Congressman Rodney Frelinghuysen, fresh from a battle with fellow Republicans over federal funding for construction of The Gateway Tunnel, a critical rail link under the Hudson River, met exclusively with New Jersey Chamber of Commerce Cornerstone members in East Windsor on Sept. 22.
"We defeated attempts by people from the South, the 'Freedom Caucus,' to remove the funding" for the tunnel, said Frelinghuysen, who, as the chair of the House Committee on Appropriations, is considered one of the most powerful members of Congress. Frelinghuysen's committee approved a $1.2 trillion spending plan, which then passed the House of Representatives on Sept. 14. It includes $900 million in transportation projects such as the Gateway Tunnel. "We got the job done," he said.
"Is the tunnel part of the president's plan?" Frelinghuysen asked. "We are going to make it part of the plan. It is absolutely essential."
The 11th District Congressman added, "U.S. Senators are lined up and down to support the project."
Federal funding for the tunnel is vital because New Jersey and New York alone cannot afford to finance the project, which not only includes construction of the tunnel under the Hudson but includes funds for repairs to existing century-old tunnels, which are deteriorating more rapidly after being flooded during Superstorm Sandy.
The new tunnel is expected to cost $11.1 billion, and the rehabilitation of existing tunnels another $1.8 billion, over 10 years.
"The infrastructure project is a campaign commitment by the president," Frelinghuysen said. But President Trump had proposed shutting off an important source of funding for Gateway by limiting the Federal Transit Administration's Capital Investment Program - also known as New Starts - to projects with contracts in place. Gateway is not yet at that stage.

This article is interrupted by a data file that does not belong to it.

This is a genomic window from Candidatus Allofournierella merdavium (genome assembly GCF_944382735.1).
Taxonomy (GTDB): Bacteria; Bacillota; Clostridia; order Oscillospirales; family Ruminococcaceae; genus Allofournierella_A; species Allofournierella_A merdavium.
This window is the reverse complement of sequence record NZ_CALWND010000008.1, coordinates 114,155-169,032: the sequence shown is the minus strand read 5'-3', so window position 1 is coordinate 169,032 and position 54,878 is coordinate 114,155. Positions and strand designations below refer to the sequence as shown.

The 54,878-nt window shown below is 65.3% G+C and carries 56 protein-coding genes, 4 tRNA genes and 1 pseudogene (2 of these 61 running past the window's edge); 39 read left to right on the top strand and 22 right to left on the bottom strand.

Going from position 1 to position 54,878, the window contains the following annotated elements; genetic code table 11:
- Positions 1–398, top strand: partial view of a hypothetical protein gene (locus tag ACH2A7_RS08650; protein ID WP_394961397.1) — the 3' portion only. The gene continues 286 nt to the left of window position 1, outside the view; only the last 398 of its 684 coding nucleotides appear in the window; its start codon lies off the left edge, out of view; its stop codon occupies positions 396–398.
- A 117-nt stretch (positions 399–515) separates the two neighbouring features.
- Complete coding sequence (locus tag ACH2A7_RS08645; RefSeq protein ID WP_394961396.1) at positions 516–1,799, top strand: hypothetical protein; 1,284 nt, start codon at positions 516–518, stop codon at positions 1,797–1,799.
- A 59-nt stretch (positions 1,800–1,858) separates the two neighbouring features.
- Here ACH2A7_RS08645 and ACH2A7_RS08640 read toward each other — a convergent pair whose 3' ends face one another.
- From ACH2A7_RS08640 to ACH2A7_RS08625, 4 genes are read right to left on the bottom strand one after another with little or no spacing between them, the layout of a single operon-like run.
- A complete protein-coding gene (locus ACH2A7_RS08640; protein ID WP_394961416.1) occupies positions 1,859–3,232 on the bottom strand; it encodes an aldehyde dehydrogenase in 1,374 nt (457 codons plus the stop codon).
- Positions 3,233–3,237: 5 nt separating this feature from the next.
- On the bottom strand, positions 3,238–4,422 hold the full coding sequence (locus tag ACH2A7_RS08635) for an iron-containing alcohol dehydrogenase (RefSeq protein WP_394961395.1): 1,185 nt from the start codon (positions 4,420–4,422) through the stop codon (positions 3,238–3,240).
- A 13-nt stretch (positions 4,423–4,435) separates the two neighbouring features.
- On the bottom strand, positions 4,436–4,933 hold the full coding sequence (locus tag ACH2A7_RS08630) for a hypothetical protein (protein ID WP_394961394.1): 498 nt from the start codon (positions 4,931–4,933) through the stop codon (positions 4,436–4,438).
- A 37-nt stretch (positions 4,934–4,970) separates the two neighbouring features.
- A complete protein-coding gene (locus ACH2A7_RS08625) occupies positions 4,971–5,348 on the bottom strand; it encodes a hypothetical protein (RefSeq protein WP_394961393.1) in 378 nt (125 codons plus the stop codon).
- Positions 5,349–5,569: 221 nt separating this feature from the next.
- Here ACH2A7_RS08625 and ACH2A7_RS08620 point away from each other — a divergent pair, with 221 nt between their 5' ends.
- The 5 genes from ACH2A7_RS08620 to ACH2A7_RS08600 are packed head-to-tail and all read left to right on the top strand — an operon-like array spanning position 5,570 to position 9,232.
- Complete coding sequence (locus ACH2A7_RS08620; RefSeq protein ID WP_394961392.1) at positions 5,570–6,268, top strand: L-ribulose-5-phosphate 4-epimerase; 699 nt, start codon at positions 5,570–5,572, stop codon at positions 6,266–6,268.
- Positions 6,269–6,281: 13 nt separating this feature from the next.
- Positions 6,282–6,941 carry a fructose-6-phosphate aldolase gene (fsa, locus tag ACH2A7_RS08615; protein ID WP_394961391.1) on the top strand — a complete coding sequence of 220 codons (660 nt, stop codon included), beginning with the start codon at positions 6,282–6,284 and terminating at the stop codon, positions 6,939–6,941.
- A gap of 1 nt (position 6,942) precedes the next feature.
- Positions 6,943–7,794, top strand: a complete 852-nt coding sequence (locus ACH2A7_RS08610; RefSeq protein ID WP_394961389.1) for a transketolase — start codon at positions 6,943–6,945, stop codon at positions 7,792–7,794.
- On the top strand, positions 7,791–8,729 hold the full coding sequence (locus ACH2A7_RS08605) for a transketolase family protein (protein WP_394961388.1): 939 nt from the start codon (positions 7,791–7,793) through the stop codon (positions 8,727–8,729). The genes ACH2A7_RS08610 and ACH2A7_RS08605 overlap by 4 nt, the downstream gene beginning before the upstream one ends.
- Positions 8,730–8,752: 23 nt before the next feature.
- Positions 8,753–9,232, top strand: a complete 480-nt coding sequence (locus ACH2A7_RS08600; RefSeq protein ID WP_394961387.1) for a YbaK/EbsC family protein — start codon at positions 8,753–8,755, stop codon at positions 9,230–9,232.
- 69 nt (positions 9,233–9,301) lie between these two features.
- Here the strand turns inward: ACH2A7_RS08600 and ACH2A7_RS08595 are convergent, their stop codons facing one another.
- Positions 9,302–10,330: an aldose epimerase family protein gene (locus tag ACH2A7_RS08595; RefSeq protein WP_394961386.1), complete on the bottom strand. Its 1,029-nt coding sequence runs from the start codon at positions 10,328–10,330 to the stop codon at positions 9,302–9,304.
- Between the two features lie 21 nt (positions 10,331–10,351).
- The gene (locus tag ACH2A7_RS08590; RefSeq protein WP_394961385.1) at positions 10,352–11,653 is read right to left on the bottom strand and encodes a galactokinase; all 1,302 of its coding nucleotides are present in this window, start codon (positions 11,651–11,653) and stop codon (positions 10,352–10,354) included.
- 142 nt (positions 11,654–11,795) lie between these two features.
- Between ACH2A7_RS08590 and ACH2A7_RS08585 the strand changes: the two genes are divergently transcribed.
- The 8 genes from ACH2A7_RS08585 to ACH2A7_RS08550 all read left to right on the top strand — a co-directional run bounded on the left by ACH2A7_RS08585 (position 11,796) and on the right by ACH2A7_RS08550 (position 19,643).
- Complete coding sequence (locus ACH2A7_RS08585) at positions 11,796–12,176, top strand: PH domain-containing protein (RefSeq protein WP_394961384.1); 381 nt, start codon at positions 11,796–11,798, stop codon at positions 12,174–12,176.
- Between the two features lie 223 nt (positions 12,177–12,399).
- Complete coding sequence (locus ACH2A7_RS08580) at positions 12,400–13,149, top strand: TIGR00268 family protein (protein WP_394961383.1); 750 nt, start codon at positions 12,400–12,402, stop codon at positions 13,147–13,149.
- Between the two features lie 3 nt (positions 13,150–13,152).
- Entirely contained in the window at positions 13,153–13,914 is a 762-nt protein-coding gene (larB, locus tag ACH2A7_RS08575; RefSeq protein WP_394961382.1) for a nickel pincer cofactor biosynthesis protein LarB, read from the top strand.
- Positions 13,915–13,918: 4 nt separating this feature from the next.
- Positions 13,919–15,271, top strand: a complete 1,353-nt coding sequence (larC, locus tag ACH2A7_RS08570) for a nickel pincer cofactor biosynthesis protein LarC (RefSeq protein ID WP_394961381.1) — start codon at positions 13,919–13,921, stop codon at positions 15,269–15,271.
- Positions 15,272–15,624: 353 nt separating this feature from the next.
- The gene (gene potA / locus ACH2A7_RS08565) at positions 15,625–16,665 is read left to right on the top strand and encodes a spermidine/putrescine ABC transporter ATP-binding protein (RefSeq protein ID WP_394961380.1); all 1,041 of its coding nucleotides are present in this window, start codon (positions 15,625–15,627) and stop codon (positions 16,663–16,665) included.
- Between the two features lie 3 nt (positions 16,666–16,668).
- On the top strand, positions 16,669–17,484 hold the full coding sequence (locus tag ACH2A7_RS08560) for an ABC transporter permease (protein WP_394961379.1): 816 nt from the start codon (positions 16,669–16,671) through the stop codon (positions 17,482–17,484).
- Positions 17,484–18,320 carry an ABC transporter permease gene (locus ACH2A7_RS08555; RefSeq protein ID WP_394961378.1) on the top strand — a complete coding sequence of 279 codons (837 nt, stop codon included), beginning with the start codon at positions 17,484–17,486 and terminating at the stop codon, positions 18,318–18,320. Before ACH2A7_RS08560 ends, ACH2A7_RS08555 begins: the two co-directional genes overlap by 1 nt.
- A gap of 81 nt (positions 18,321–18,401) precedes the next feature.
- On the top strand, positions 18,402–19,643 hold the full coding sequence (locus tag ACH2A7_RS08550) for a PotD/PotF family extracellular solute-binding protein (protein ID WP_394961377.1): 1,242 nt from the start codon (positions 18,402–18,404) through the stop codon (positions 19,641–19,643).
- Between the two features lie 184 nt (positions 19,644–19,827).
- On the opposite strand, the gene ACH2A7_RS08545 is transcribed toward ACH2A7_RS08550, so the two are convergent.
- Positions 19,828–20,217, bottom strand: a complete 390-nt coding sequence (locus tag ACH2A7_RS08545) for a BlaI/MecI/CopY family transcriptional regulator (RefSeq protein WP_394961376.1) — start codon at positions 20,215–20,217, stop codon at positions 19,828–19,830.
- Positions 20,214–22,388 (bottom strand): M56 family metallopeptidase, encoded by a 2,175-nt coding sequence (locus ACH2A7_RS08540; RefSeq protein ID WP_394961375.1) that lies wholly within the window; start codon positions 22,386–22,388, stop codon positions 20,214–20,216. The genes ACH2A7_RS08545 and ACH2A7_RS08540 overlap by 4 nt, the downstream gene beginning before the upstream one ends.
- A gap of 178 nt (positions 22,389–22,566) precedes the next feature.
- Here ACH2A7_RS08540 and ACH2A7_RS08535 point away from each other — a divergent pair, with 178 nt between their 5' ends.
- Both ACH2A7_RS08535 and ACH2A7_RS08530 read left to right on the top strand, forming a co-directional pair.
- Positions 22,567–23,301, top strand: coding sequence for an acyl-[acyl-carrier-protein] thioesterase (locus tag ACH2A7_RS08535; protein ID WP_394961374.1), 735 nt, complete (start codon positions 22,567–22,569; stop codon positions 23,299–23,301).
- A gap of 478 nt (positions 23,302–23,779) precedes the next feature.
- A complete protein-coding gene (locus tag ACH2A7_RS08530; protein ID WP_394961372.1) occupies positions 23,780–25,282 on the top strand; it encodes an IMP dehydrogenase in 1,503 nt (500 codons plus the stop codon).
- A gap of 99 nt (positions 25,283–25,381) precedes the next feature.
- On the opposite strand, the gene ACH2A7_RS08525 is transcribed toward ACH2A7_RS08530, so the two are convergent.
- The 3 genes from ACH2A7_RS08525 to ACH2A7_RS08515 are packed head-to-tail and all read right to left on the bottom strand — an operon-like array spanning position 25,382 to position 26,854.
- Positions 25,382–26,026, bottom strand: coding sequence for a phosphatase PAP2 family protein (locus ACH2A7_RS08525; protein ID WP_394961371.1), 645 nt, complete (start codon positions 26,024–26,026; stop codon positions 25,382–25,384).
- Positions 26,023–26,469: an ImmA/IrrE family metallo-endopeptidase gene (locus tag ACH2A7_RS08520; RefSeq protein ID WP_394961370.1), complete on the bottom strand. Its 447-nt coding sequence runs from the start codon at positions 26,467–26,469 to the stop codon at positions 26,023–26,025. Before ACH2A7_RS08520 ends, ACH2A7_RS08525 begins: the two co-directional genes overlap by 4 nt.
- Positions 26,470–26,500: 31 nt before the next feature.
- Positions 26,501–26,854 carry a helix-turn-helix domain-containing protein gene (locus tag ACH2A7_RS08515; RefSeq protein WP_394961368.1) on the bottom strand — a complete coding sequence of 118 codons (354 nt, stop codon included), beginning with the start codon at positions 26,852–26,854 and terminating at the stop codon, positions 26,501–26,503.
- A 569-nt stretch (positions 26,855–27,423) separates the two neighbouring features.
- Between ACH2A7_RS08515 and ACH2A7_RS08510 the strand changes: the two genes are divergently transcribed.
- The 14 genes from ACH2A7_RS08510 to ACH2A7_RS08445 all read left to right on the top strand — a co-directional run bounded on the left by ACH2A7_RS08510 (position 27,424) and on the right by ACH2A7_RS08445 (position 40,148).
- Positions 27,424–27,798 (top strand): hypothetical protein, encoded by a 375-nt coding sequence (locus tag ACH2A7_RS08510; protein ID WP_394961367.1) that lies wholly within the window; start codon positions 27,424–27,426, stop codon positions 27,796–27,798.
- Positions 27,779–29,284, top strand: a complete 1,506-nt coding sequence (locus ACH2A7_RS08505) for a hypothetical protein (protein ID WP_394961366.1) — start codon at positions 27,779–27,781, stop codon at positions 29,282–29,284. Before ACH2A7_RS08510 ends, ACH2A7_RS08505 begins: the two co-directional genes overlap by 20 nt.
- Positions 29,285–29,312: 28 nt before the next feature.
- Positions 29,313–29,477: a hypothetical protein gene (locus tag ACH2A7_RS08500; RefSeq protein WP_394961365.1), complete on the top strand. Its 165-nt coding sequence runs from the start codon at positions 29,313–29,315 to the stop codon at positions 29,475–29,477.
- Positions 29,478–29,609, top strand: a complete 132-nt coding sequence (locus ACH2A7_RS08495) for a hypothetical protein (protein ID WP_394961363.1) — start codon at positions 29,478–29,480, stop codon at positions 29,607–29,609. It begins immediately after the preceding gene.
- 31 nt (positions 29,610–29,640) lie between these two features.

Frelinghuysen believes the tunnel will get done for many reasons, mostly because "the nation's economy depends on the project," said the Congressman.
The Northeast Corridor region encompasses more than 50 million people from Washington D.C. to Boston and produces approximately $3 trillion in economic output, equal to 20 percent of the national Gross Domestic Product, he said. "Safe and reliable passenger rail travel through New Jersey and New York City is essential to that economic productivity."
Frelinghuysen said he would be discussing the issue further in an upcoming meeting with U.S. Transportation Secretary Elaine Chao.
Health Care and Tax Reform
On the recently stalled Senate Republican proposal (the Graham-Cassidy bill) to repeal and replace Obamacare, Frelinghuysen indicated he could not have supported it. "It would not help New Jersey," Frelinghuysen said. "It was an alternative, but an unacceptable alternative to us."
As for efforts in Washington to reform the U.S. tax code, he said, "We have to get a tax package across the finish line." But Frelinghuysen added, "It would be catastrophic to New Jersey, New York, the Northeast and California to not allow (itemized) deductions."
Some details of a tax reform proposal were revealed Sept. 27, and they showed - at least for now - that itemized deductions for state and local taxes would be eliminated, while deductions in the areas of home ownership, retirement savings, charitable giving and higher education would be preserved.
Thank you to AT&T for sponsoring the event.
For photos from the event, click on an image below: